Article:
Being Sustainable as a Young Entrepreneur

As a young entrepreneur, you should be brash, bold, and creative. You won’t make any waves doing the same thing that people have always done, and you need to prove that your youthfulness is an asset rather than a drawback.

Guest Post by Katie Brenneman

 

However, young entrepreneurs have responsibilities. Even if your business is growing well and generating a profit, you still need to consider other measurements of success like the happiness of your employees and the social impact of your product/service.

Prioritizing responsibilities over profit can help ensure that you don’t draw the ire of savvy social media audiences, who are less enthralled with the idea of monetary success and more concerned with the impact entrepreneur’s have on the world around them.

In particular, as a young entrepreneur, your business needs to be sustainable if you want to grow and develop a trusted, well-respected brand identity. Here’s how you can get started. 

 

Start Personal

Corporate commitments to sustainability are often costly and require plenty of planning. However, if you’re a young entrepreneur, you’re probably working with a tight budget and an even tighter schedule. While you should invest time and money into sustainability down the road, you can get started by choosing to live a more sustainable lifestyle.

Begin by reassessing your relationship with fast fashion. While we all want to look great when meeting investors or schmoozing clients, you don’t need a new outfit for every event. Instead, ditch fast fashion in your wardrobe to help the environment, reduce waste, and promote other small businesses. All you need in today’s business world are a few nice business suits and a professional-ish set of plain shirts and trousers.

As your operations expand, you can try to weave your personal commitments to sustainability into your professional practice. For example, if you recycle at home, you can keep the habit up in your workplace by investing in recycling bins or by promoting the efforts of a local recycling agency. Additionally, personal sustainability choices like growing your own produce can cause a ripple effect and inspire those around you to live a more sustainable life, too.

 

Go Remote

Running a small business is hard. But running a sustainable small business is even harder. You can make it easier by going offering remote work which will cut your carbon usage and reduce your overheads.

Of course, not all businesses can go remote — you can hardly assemble production lines in your living room. But most white-collar jobs can be completed remotely and net you a significant carbon saving as folks will no longer commute, and you won’t have to rent or maintain a building that requires a significant amount of energy.

At first, going remote will be challenging. But start with baby steps and allow trusted employees to take remote working days. This will act as a trial period and will help you preempt any problems that may occur when your entire workforce goes remote — saving you time, money, and future headaches.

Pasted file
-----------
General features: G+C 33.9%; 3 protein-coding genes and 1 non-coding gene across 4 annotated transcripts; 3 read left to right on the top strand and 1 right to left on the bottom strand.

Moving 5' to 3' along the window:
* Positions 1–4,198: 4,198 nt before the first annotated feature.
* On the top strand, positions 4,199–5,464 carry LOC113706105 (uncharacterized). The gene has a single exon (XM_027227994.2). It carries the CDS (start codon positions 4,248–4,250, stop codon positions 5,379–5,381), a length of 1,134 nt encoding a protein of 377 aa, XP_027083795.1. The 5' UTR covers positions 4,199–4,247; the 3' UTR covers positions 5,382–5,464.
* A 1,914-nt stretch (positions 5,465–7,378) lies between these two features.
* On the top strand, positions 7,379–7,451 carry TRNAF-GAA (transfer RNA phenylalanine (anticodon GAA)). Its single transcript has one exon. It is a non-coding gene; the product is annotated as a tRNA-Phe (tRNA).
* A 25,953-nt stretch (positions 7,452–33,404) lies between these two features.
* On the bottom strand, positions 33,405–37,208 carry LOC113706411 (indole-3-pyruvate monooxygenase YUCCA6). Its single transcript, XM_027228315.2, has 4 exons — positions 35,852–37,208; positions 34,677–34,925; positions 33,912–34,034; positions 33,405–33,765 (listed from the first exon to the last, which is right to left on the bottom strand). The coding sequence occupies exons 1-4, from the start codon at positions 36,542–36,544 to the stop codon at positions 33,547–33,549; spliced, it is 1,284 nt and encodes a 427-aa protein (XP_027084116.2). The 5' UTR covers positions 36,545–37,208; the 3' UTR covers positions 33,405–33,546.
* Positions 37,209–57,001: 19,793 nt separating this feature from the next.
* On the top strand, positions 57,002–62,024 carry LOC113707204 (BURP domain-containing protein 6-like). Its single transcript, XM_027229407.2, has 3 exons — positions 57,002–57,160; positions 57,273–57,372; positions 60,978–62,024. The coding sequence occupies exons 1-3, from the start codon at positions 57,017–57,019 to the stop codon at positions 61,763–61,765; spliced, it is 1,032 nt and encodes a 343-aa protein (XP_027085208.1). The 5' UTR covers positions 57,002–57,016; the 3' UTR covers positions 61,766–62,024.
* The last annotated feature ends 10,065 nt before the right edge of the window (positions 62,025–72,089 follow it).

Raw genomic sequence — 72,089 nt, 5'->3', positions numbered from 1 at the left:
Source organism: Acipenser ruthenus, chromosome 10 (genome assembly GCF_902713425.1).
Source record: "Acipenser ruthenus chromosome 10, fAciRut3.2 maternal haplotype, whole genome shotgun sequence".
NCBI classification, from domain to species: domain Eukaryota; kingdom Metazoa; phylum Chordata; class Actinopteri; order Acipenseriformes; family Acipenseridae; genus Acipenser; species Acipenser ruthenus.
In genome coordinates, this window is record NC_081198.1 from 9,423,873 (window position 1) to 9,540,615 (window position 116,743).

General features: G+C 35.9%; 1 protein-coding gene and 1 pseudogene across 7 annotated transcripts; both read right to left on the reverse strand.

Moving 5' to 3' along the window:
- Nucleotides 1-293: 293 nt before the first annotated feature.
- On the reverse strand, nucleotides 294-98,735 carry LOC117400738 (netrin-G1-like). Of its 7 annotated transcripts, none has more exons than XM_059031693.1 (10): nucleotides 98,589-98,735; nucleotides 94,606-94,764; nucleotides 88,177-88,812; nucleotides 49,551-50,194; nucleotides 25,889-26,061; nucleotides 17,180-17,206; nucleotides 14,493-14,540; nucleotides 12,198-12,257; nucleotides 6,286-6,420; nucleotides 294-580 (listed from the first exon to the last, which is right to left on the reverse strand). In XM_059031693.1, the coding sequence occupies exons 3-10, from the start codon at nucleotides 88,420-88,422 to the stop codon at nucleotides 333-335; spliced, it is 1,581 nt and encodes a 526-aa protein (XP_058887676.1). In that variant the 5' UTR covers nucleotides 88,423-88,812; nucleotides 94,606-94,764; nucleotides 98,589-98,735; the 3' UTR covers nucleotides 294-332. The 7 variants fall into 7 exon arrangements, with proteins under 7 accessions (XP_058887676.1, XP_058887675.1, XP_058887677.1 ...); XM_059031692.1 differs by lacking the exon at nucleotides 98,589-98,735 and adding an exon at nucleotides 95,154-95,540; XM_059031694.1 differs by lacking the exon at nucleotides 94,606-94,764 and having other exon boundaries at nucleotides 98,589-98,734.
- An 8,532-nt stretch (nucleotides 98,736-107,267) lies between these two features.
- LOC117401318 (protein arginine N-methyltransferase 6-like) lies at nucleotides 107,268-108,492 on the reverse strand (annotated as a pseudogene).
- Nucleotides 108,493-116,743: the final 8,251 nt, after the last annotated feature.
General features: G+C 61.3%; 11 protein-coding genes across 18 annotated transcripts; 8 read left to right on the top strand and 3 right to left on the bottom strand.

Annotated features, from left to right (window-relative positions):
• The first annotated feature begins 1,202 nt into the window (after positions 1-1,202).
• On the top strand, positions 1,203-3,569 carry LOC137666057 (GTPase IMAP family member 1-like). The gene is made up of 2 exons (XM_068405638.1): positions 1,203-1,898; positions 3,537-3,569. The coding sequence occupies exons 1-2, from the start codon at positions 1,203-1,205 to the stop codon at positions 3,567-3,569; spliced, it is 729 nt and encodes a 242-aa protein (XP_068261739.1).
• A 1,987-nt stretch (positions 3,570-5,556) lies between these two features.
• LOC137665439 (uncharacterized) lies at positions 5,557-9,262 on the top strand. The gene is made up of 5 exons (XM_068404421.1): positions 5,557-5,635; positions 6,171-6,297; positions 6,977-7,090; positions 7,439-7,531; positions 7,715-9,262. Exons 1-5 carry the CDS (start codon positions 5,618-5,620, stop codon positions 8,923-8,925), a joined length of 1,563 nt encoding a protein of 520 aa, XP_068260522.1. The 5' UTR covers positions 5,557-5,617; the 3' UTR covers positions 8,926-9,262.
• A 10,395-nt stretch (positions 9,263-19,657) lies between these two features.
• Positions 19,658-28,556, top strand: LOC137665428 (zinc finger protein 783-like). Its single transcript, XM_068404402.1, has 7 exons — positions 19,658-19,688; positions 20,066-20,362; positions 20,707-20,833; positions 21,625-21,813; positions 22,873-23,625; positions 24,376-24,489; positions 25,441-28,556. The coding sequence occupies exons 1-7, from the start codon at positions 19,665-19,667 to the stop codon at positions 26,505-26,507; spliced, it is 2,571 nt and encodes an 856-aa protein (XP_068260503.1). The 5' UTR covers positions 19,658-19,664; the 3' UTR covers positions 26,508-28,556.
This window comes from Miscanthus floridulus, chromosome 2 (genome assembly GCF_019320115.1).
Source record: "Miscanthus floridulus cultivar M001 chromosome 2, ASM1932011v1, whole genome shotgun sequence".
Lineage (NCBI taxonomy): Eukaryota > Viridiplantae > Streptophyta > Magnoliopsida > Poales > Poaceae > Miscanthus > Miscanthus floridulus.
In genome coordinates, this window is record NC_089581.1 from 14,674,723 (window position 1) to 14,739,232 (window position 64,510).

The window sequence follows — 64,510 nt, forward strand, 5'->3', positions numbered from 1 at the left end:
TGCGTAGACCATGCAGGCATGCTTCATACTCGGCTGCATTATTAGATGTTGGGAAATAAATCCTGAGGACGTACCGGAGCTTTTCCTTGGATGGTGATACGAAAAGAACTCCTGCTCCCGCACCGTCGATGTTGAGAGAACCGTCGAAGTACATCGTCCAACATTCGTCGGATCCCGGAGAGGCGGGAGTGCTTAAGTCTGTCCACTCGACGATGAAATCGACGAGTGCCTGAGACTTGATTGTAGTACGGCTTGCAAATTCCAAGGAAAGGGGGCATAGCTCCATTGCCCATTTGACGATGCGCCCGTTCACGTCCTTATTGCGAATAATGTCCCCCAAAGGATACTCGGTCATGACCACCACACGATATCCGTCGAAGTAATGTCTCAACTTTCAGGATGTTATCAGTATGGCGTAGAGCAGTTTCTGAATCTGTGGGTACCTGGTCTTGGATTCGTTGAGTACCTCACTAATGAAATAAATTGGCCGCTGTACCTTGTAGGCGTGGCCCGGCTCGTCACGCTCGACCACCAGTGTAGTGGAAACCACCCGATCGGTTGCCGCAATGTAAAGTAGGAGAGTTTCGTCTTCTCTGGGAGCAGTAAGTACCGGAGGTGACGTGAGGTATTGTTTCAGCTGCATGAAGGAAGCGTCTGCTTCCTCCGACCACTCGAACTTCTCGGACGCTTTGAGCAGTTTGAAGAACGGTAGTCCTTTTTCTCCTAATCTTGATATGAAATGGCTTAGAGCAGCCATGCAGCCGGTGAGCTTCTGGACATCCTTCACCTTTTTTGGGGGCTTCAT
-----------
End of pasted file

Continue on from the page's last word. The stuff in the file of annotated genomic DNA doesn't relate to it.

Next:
Follow Through on Commitments

At some point, you’ll need to make serious commitments to sustainability to brand yourself as green. It’s important that these commitments are realistic, and that you follow through on them. Otherwise, you risk “greenwashing”.

“Greenwashing” is a marketing term that refers to companies that claim to be sustainable, but, in reality, are not. It’s sure to land you in hot water online, and may even have legal ramifications if you make unfounded claims about your commitments to the environment.

You can avoid greenwashing by making an observable commitment to a project or organization in your local area that supports sustainability. For example, if you happen to sell or grow food as part of your business, you can give funds or leftover resources to local allotments and community gardens that would benefit from things like compost, seeds, or plastic containers.

 

Do Your Research

Small businesses might get away with an unsustainable supply chain for a while. But, as you grow, you should expect your consumers to do their research and find out about any unsustainable, or unethical, areas of your business. This means you need to be selective about your suppliers, and only align yourself with businesses that have an equally serious commitment to climate change as you do.

As a new entrepreneur, it can be difficult to figure out who is really sustainable and who is greenwashing. Try to work with businesses that offer an environmental management system, and offer transparent information about their operations. If a supplier is unwilling to share information regarding their environmental impact, you should steer clear and look for a more candid alternative.

 

Even experienced entrepreneurs have enough problems to solve during day-to-day operations without having to worry about sustainability and the impact their business has on the environment. However, the businesses of today are held to a higher standard than ever before, as social media and the web makes it easy for consumers to find out about the impact your business has on climate change.

As a young entrepreneur, you should try to get ahead of the curve and preemptively make your operations as sustainable as possible before it becomes an issue. Even if you’re working on a limited budget, you can make changes to your personal life and support community recycling schemes in your local area. Even these small changes will be appreciated by your stakeholders, and you can rest easy in the knowledge that you’re doing your part in the fight against climate change.

 

 

markmunroe

markmunroe

Founder, CEO at Addicted
Mark Munroe is the Creator and EIC of ADDICTED. He's ADDICTED to great travel, amazing food, better grooming & probably a whole lot more!
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